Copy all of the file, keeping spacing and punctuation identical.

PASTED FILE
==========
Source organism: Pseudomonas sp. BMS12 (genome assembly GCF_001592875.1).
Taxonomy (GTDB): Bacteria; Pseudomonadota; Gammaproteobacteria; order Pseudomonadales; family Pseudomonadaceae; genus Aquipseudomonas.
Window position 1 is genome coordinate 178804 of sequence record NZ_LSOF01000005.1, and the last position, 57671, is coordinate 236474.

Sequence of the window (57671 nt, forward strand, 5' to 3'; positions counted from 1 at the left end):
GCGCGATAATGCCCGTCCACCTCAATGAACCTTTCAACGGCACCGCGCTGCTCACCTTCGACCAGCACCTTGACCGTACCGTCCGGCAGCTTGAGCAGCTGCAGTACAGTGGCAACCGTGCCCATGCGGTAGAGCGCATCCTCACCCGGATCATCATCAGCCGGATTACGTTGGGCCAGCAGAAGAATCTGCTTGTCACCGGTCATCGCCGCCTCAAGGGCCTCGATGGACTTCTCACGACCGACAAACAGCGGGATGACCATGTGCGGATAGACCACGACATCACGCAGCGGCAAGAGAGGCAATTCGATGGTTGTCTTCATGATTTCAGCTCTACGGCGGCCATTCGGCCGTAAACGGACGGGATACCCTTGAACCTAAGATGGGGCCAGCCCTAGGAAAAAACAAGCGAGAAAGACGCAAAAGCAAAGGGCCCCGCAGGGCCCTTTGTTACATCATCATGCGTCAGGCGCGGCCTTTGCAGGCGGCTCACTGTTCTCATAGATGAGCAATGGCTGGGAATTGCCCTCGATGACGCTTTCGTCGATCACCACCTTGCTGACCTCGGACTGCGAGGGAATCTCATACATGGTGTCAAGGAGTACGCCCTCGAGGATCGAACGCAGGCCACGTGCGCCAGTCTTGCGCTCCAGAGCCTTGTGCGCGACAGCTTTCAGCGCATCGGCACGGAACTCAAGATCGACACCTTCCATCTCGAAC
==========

Source organism: Pseudomonas sp. BMS12 (genome assembly GCF_001592875.1).
Taxonomy (GTDB): Bacteria; Pseudomonadota; Gammaproteobacteria; order Pseudomonadales; family Pseudomonadaceae; genus Aquipseudomonas.
Window position 1 is genome coordinate 178804 of sequence record NZ_LSOF01000005.1, and the last position, 57671, is coordinate 236474.

Sequence of the window (57671 nt, forward strand, 5' to 3'; positions counted from 1 at the left end):
GCGCGATAATGCCCGTCCACCTCAATGAACCTTTCAACGGCACCGCGCTGCTCACCTTCGACCAGCACCTTGACCGTACCGTCCGGCAGCTTGAGCAGCTGCAGTACAGTGGCAACCGTGCCCATGCGGTAGAGCGCATCCTCACCCGGATCATCATCAGCCGGATTACGTTGGGCCAGCAGAAGAATCTGCTTGTCACCGGTCATCGCCGCCTCAAGGGCCTCGATGGACTTCTCACGACCGACAAACAGCGGGATGACCATGTGCGGATAGACCACGACATCACGCAGCGGCAAGAGAGGCAATTCGATGGTTGTCTTCATGATTTCAGCTCTACGGCGGCCATTCGGCCGTAAACGGACGGGATACCCTTGAACCTAAGATGGGGCCAGCCCTAGGAAAAAACAAGCGAGAAAGACGCAAAAGCAAAGGGCCCCGCAGGGCCCTTTGTTACATCATCATGCGTCAGGCGCGGCCTTTGCAGGCGGCTCACTGTTCTCATAGATGAGCAATGGCTGGGAATTGCCCTCGATGACGCTTTCGTCGATCACCACCTTGCTGACCTCGGACTGCGAGGGAATCTCATACATGGTGTCAAGGAGTACGCCCTCGAGGATCGAACGCAGGCCACGTGCGCCAGTCTTGCGCTCCAGAGCCTTGTGCGCGACAGCTTTCAGCGCATCGGCACGGAACTCAAGATCGACACCTTCCATCTCGAAC